A new report from a British campaign has made a not-so-sweet discovery: Flavored drinks served at mega-chains in Britain -- like Starbucks, Costa and Pret a Manger -- contain a “shocking” amount of sugar -- up to 25 teaspoons in one serving. That’s three times the amount of sugar in one can of Coca-Cola and over three times the maximum adult daily intake recommended by the American Heart Association, CNNMoney reported.
Although the report focused on drinks sold in Britain, nutritional information published on the companies’ websites reportedly revealed that sugar levels are similar to those in the United States. The report, from the group Action on Sugar, stated that 98 percent of hot flavored drinks sold at major coffee chains in Britain would have received a label for excessive levels of sugars per serving sold. Out of the 131 hot flavored drinks analyzed, 35 percent contained the same amount of sugar -- or more -- as a can of Coca-Cola, according to a news release.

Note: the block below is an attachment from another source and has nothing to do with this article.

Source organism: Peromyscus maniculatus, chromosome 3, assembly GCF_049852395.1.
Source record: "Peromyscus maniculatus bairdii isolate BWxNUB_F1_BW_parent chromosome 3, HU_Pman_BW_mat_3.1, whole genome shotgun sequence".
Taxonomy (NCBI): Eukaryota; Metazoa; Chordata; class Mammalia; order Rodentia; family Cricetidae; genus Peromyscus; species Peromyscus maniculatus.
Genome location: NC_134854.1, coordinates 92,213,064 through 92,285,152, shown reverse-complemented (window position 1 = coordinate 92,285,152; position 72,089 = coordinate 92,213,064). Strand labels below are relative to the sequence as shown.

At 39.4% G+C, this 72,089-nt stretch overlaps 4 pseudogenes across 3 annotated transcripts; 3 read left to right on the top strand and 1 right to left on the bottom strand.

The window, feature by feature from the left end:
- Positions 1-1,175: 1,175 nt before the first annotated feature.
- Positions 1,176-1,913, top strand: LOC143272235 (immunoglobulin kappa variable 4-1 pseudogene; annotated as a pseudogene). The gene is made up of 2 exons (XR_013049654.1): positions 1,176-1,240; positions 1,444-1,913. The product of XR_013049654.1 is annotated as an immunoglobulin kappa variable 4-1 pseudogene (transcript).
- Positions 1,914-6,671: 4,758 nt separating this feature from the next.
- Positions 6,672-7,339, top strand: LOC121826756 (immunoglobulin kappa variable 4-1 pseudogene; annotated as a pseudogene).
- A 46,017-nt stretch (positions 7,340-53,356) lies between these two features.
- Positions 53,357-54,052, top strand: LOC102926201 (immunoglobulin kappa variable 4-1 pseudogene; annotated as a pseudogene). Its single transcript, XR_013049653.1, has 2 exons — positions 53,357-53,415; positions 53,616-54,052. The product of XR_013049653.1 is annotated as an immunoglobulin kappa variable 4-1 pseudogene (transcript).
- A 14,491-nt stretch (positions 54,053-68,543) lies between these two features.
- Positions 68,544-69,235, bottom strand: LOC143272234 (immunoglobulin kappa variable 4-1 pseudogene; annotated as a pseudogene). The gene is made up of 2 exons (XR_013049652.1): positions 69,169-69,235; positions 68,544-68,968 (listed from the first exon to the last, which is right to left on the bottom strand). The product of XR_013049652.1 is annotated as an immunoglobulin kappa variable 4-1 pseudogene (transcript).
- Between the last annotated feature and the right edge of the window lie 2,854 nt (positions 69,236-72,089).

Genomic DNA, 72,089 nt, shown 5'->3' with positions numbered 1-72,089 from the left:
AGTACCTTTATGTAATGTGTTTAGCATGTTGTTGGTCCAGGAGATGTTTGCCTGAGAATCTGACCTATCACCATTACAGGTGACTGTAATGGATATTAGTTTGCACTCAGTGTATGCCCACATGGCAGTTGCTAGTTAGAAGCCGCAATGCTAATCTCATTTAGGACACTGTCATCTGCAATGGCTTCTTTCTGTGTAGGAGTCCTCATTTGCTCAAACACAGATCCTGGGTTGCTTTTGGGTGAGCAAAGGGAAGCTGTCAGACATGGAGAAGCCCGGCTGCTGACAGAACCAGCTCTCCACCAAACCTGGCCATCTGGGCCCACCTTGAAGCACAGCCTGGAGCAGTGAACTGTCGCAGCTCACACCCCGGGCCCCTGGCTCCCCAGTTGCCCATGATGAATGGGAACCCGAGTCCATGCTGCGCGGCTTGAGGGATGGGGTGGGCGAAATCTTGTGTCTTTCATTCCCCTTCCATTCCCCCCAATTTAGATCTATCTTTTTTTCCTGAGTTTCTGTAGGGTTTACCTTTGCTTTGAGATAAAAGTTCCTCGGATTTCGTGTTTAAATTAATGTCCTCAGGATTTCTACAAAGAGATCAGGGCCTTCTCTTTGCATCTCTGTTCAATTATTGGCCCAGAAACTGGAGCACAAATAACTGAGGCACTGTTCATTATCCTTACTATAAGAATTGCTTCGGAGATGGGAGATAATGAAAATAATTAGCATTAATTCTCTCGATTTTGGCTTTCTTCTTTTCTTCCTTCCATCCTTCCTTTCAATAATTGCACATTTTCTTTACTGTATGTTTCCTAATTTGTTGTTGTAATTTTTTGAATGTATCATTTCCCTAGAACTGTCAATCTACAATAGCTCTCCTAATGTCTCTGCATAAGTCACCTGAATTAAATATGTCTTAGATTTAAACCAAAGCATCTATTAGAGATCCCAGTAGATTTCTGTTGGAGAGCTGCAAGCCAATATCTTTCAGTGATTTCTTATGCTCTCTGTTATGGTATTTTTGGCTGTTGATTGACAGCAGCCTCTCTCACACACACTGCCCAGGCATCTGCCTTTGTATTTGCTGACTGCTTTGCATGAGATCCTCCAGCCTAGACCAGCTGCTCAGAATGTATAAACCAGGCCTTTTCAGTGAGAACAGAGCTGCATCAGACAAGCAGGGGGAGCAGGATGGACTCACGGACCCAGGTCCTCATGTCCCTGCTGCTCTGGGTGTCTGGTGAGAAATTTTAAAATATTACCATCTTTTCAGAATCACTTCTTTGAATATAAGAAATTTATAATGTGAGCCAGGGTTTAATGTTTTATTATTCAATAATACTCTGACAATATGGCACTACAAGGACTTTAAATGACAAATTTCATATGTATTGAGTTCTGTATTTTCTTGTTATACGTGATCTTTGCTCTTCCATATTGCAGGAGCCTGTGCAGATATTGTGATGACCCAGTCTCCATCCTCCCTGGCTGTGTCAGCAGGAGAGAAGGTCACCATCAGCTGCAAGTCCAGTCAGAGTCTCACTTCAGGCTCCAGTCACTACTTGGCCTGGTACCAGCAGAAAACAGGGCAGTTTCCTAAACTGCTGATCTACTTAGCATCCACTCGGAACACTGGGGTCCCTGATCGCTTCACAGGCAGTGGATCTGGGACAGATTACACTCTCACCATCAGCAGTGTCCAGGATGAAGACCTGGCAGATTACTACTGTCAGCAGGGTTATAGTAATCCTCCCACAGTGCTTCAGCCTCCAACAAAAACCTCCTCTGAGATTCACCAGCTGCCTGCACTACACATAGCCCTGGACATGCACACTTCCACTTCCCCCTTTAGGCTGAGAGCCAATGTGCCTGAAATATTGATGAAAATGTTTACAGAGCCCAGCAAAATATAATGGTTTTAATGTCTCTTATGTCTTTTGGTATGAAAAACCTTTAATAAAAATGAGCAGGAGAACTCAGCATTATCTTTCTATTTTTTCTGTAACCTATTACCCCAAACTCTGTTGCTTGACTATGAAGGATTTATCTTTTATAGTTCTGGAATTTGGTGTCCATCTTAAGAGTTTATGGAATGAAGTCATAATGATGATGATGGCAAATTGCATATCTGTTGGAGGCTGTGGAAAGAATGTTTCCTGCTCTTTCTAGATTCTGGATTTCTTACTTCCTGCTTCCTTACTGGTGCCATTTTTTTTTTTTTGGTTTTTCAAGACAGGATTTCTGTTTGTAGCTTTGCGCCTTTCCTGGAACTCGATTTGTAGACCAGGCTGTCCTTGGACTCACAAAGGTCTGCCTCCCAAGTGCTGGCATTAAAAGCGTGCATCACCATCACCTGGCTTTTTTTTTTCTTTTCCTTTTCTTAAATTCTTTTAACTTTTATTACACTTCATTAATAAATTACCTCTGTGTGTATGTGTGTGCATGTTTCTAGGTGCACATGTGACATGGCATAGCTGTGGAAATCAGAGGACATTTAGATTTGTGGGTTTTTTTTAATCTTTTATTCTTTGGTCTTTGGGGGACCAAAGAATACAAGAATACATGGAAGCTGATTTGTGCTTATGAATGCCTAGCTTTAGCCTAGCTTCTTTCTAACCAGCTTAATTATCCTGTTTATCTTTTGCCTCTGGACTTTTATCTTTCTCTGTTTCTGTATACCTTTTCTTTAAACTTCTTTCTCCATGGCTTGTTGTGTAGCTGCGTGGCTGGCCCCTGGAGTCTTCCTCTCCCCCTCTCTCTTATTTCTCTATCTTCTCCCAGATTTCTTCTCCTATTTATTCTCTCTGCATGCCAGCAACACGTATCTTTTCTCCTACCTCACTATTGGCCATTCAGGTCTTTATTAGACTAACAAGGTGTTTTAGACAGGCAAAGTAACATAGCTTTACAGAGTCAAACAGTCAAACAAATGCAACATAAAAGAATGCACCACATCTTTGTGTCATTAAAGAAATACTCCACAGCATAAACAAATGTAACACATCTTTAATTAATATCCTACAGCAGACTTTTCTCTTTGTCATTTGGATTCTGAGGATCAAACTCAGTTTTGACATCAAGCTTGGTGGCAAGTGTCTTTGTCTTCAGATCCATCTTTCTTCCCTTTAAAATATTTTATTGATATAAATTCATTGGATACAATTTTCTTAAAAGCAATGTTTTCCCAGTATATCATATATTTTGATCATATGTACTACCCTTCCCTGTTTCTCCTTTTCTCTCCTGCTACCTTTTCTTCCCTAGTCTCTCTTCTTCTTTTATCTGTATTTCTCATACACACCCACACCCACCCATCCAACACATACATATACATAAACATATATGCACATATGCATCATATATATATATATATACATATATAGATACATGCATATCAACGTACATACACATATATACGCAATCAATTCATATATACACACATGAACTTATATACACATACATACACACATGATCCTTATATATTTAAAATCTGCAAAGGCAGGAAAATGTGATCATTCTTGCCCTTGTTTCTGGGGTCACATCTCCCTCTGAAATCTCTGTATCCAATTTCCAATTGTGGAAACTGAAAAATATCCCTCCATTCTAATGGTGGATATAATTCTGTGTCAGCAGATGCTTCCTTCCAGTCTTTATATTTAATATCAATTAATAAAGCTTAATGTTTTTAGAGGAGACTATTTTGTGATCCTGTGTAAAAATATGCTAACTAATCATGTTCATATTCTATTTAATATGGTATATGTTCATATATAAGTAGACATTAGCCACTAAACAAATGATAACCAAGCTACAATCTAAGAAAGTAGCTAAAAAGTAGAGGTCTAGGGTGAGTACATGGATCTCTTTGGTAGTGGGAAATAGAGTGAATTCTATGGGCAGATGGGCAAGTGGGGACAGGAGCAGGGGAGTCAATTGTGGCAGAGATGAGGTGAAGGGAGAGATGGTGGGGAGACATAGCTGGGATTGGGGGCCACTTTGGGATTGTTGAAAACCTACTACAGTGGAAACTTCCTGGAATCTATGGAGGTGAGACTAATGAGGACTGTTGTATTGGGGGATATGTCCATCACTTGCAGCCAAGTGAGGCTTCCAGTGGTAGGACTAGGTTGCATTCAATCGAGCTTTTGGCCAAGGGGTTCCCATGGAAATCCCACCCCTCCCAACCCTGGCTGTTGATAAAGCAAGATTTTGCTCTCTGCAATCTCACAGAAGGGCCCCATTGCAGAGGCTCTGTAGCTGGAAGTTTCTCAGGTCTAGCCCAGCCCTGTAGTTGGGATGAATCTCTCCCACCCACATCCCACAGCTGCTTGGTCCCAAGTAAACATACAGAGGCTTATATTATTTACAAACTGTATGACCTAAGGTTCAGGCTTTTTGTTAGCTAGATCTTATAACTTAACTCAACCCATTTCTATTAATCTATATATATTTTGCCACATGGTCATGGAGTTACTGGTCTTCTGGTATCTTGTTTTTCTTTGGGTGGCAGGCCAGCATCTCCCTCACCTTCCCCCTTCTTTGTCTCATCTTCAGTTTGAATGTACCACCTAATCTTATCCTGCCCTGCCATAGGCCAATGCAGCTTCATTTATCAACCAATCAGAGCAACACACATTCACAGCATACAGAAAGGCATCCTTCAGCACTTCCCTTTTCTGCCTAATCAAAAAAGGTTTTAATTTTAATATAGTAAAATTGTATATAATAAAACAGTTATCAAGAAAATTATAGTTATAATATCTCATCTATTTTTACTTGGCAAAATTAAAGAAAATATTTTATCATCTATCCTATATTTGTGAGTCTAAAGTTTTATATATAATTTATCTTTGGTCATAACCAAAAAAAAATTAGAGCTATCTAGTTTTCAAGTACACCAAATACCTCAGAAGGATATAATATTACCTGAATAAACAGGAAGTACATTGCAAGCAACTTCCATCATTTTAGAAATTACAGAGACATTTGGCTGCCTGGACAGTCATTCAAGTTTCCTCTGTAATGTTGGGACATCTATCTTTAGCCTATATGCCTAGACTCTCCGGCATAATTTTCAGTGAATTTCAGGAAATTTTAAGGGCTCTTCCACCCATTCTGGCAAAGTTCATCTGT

“These hot flavored drinks should be an occasional treat, not an ‘everyday’ drink. They are laden with an unbelievable amount sugar and calories and are often accompanied by a high-sugar and [high-]fat snack. It is not surprising that we have the highest rate of obesity in Europe. Our advice to consumers is to have a plain hot drink or ask for your drink to contain a minimal amount of syrup, preferably sugar-free, in the smallest serving size available,” said Kawther Hashem, a registered nutritionist and researcher for Action on Sugar.
The most sugary beverages, according to the report, included Starbucks’ hot mulled fruit (grape with chai, orange and cinnamon), containing 25 teaspoons of sugar. Starbucks’ vanilla latte and caramel macchiato contained eight teaspoons of sugar each. In response, Starbucks told the Guardian that it was committed to reducing added sugar in its indulgent drinks by 35 percent by the end of 2020.
"These results highlight the need for more transparency on sugar content and compulsory labeling of sugar content. Drinkers deserve to know how much sugar they are consuming,” said Nicola Close, chief executive of the Association of Directors of Public Health.
The World Health Organization recently suggested cutting the recommended sugar intake for adults in half, to about 25 grams, as health campaigns have increasingly scrutinized excessive sugar contents.